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Moving Jakarta Forward: Jakarta NoSQL Approved as an EE4J Project

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Moving Jakarta Forward: Jakarta NoSQL Approved as an EE4J Project

Learn more about the Jakarta roadmap and support for NoSQL databases.

· Java Zone ·
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Jakarta NoSQL

Java Enterprise Edition (Java EE) is an umbrella with specifications and APIs to enterprise features such as distributed computing and web services. It is running on reference runtimes that can be microservices or application servers, which handle transactions, security, scalability, concurrency, and management of the components it is deploying. It has been using widely in Java applications — even if you are a Spring developer, you are using Java EE. Enterprise Java is being standardized under the Eclipse Foundation with the new brand, Jakarta EE. Jakarta EE picks up where Java EE 8 left off, but the roadmap going forward will be focused on modern innovations such as microservices, modularity, and now, NoSQL databases. To move Jakarta EE forward, the first specification did the next step, and it has been approved as EE4J. This post will talk about this new specification and the subsequent actions to make the Jakarta EE community even greater.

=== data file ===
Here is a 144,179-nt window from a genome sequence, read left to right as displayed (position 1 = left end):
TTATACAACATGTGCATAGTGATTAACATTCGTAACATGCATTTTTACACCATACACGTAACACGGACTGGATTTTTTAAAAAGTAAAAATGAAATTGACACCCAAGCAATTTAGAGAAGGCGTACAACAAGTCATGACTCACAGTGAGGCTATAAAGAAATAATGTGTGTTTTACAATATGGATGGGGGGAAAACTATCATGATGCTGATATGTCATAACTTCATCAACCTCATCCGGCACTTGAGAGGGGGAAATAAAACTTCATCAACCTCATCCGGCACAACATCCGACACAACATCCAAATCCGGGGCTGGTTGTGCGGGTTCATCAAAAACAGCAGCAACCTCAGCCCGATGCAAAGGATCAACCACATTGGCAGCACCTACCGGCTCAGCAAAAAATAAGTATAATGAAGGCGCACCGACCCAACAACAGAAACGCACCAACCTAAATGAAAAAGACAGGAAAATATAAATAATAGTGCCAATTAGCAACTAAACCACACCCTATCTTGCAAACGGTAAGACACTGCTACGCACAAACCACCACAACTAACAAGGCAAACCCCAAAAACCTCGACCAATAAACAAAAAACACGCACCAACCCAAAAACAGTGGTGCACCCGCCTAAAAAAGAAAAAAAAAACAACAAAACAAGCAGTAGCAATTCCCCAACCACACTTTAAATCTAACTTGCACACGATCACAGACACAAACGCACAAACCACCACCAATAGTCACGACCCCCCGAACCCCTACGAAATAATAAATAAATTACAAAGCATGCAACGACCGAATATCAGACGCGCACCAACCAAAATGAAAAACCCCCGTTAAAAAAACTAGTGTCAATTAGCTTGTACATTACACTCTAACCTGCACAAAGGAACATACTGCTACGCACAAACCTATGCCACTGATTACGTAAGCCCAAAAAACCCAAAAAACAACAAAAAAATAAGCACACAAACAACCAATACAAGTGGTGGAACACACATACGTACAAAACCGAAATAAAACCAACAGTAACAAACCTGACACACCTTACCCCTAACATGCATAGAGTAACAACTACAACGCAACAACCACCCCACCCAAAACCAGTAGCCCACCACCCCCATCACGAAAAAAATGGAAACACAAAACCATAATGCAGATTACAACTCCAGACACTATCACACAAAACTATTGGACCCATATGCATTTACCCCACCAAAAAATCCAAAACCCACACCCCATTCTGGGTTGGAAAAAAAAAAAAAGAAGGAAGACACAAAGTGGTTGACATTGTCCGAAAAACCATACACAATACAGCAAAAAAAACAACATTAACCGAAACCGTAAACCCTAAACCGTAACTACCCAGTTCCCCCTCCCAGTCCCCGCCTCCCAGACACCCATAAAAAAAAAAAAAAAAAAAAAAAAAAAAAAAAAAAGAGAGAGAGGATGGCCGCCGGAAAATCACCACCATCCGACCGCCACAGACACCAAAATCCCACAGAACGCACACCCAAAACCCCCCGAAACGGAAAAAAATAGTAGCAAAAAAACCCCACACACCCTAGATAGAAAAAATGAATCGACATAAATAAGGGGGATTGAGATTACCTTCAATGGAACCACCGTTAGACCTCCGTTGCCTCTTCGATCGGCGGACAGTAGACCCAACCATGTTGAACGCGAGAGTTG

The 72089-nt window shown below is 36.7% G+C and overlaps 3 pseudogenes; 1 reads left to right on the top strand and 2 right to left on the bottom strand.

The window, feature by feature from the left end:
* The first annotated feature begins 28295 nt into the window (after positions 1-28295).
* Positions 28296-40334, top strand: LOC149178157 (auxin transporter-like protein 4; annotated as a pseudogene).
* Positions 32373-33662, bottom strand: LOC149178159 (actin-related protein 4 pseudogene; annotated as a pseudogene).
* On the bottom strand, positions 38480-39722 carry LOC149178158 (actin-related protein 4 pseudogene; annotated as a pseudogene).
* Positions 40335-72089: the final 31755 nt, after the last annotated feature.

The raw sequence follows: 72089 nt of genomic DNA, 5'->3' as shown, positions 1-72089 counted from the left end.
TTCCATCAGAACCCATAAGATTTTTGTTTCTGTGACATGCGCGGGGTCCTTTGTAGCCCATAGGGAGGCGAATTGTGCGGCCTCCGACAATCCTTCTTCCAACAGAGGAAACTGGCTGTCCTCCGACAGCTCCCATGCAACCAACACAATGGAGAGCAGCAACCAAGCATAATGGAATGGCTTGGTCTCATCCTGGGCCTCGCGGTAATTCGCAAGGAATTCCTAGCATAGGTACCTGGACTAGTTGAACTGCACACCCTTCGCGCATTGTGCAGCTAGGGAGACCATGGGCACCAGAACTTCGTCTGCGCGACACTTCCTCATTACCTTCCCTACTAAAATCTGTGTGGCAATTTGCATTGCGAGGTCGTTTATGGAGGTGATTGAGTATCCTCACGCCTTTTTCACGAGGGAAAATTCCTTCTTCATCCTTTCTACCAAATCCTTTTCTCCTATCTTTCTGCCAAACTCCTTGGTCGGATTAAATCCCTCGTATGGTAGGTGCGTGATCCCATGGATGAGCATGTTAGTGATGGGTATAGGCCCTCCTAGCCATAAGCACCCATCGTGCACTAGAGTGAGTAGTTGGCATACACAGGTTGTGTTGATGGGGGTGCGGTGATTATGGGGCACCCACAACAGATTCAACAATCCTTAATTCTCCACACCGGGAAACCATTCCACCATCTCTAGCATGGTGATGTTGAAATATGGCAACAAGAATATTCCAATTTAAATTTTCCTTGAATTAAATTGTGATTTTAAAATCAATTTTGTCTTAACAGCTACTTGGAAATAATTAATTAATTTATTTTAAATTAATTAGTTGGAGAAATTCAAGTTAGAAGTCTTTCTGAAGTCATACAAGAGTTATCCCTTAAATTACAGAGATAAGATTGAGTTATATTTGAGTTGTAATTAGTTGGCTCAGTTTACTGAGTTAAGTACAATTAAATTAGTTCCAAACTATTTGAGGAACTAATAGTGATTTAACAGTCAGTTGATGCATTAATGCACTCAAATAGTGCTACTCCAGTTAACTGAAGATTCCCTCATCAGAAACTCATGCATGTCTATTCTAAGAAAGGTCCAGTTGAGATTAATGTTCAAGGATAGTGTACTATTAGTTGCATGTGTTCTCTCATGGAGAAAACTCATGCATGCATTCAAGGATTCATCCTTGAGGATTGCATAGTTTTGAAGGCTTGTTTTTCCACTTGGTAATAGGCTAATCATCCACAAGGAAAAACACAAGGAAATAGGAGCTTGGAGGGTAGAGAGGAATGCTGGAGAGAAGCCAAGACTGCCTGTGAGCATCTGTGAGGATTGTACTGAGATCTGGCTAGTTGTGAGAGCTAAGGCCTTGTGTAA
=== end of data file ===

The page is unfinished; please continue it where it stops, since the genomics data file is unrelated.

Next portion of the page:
This result comes from one year of community work. Thus, there are some posts that explain the top questions about this specification:

Wait, wait, wait. Did you say EE4J? What not Jakarta EE? Briefly, from Ivar Grimstad has a post about it:

EE4J

Eclipse Enterprise for Java (EE4J) is the top level project in the Eclipse Foundation for all the projects for creating the standards that will form the base for Jakarta EE. The EE4J Project Management Committee (PMC) is responsible for maintaining the overall vision for the top level project. It will set the standards and requirements for releases and help the projects communicate and cooperate.

Jakarta EE

Jakarta EE is the name of the platform governed by the Jakarta EE Working Group. The first version will be Jakarta EE 8, which will be based on the Java EE 8 technologies transferred from Oracle to the Eclipse Foundation.

As the first specification, that will be an unexplorable world about the process and release cadence, but several articles about the Eclipse process philosophy expects it will faster than the JCP, which it will put on proof at this specification.

Image title

As a Java developer, I expect a clean process that is focused and community-driven; therefore, a release cadence every three months so that the community can test and provide feedback until the Jakarta EE 9 version, 1.0.0 that looks like an agile methodology. At JCP, there is a lifecycle such as draft and public review.

The first step in Jakarta NoSQL technically is to make the API. The API will have modularity and it will come from the Eclipse JNoSQL, thus, Jakarta NoSQL is the API and TCK EclipseJNoSQL is the reference implementation to that.

Jakarta NoSQL vs JNoSQL

The initial scope project does exist and there is a legal process to move to Eclipse Foundation as Jakarta NoSQL. Basically, it is from Eclipse JNoSQL; with the new package name, now it is "jakarta.nosql." In the code below, it shows how the API communication might be in the future:

import jakarta.nosql.document.DocumentCollectionManager;
import jakarta.nosql.document.DocumentCollectionManagerFactory;
import jakarta.nosql.document.DocumentConfiguration;